For Arabs, Obama’s speech is too little, too late

Correction: An earlier version of this article attributed the foundering of President Obama’s first effort to mediate a solution in the Palestinian-Israeli conflict to Israeli intransigence. The article should have made clear that multiple factors caused the effort to fail. This version has been corrected.

May 19, 2011

The words were stirring, the emotions powerful and the intentions seemingly sincere. “Repression will fail . . . tyrants will fall,” President Obama declared solemnly. And America, he said, “cannot hesitate to stand squarely on the side of those who are reaching for their rights.”

But why, wondered those watching the televised speech in the region to which his comments were aimed, couldn’t he have said that before?

As the Arab Spring enters its sixth month, and at a time when some of the region’s autocrats are dramatically ratcheting up their repression, Obama’s effort to reset the U.S. relationship with a rapidly changing Middle East seemed to fizzle against the reality of America’s fading relevance.

Obama addressed for the first time the brutal crackdown in Syria, rebuked U.S.-allied Bahrain for its harsh oppression of Shiite dissidents and called, to Israel’s consternation, for a settlement of the Arab-Israeli conflict on the basis of Israel’s 1967 borders — an unprecedented step for a U.S. president.

But for many in the region, it was simply too little, too late.

“I don’t think this is going to fix his image. He should have said something from the very beginning, but we’ve been waiting,” said Fares Braizat of the Arab Center for Research and Policy Studies in Qatar.

“Most people have realized that what the U.S. does or does not do is no longer important because people took matters into their own hands and decided their own future,” he said. “So why should people care what he says? America is no longer an issue.”

It might not have helped that Obama chose to deliver his speech on a Thursday evening, the beginning of the weekend for most of the Arab world, when almost everyone goes out.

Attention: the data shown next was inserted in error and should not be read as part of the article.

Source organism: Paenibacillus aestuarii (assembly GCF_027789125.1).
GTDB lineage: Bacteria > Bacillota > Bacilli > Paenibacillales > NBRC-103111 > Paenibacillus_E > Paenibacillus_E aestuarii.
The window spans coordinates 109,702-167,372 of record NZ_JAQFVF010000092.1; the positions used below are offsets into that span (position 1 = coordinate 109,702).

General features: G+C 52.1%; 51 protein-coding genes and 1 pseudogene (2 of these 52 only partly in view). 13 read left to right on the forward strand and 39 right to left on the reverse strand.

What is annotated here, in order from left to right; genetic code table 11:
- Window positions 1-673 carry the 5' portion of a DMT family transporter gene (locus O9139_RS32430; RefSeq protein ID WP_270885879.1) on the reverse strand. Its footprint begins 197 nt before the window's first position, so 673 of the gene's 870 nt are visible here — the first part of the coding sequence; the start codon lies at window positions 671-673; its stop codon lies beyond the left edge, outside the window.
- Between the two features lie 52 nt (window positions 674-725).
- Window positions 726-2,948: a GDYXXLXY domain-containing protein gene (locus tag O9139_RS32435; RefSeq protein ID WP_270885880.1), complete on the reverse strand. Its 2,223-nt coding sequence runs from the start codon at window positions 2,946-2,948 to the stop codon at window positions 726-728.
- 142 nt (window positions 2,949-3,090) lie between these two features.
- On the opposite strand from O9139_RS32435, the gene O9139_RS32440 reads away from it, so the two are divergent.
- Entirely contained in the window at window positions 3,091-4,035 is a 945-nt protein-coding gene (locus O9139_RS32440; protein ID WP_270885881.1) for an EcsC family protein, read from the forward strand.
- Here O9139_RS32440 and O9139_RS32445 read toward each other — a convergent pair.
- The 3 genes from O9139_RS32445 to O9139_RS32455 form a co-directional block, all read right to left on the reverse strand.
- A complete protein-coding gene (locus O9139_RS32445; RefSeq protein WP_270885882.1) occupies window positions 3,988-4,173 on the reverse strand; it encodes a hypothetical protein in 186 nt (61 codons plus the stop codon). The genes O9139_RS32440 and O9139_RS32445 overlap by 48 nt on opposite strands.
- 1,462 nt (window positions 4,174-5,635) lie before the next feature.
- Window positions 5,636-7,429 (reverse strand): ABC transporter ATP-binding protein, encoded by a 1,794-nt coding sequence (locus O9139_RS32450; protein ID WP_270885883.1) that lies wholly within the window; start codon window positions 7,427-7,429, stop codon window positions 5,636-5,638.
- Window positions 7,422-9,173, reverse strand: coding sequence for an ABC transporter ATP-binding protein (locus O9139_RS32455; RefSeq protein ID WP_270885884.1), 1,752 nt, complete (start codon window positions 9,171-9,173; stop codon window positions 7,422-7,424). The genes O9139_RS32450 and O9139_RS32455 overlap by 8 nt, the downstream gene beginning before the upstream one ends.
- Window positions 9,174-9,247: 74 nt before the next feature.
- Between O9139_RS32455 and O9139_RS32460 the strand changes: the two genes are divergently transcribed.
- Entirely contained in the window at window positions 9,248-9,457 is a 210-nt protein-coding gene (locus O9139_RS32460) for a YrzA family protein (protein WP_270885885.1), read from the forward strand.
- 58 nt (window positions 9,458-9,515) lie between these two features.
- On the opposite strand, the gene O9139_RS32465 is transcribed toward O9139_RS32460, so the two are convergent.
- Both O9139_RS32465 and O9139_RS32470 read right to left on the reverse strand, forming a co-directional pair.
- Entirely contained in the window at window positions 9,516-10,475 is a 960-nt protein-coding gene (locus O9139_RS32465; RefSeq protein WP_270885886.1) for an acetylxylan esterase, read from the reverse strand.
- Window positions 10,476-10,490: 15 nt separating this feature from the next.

On the streets of the historic Khan el-Khalili market in Cairo, a few people paused in front of televisions tuned to Obama’s speech, but most showed more interest in the soap operas and sports events being broadcast elsewhere. In Libya’s capital, Tripoli, most people thronging the central marketplace seemed unaware that the U.S. president was speaking.

For those who paid attention, there were plenty of signals to suggest that the United States is intending to adopt a more engaged and influential role in determining how the Arab upheaval plays out. Few in the region have forgotten the initially hesitant — and, many thought, belated — U.S. support for the successful revolts in Tunisia and Egypt, which inspired the uprisings that are underway elsewhere.

Activists welcomed the toughest U.S. comments yet on Bahrain, the American ally that has brutally crushed its protest movement with the help of troops from Saudi Arabia — and, by extension, assumed U.S. complicity.

“Mass arrests and brute force are at odds with the universal rights of Bahrain’s citizens and will not make legitimate calls for reform go away,” Obama said, calling for dialogue between the kingdom’s authorities and opposition leaders, most of whom are in jail.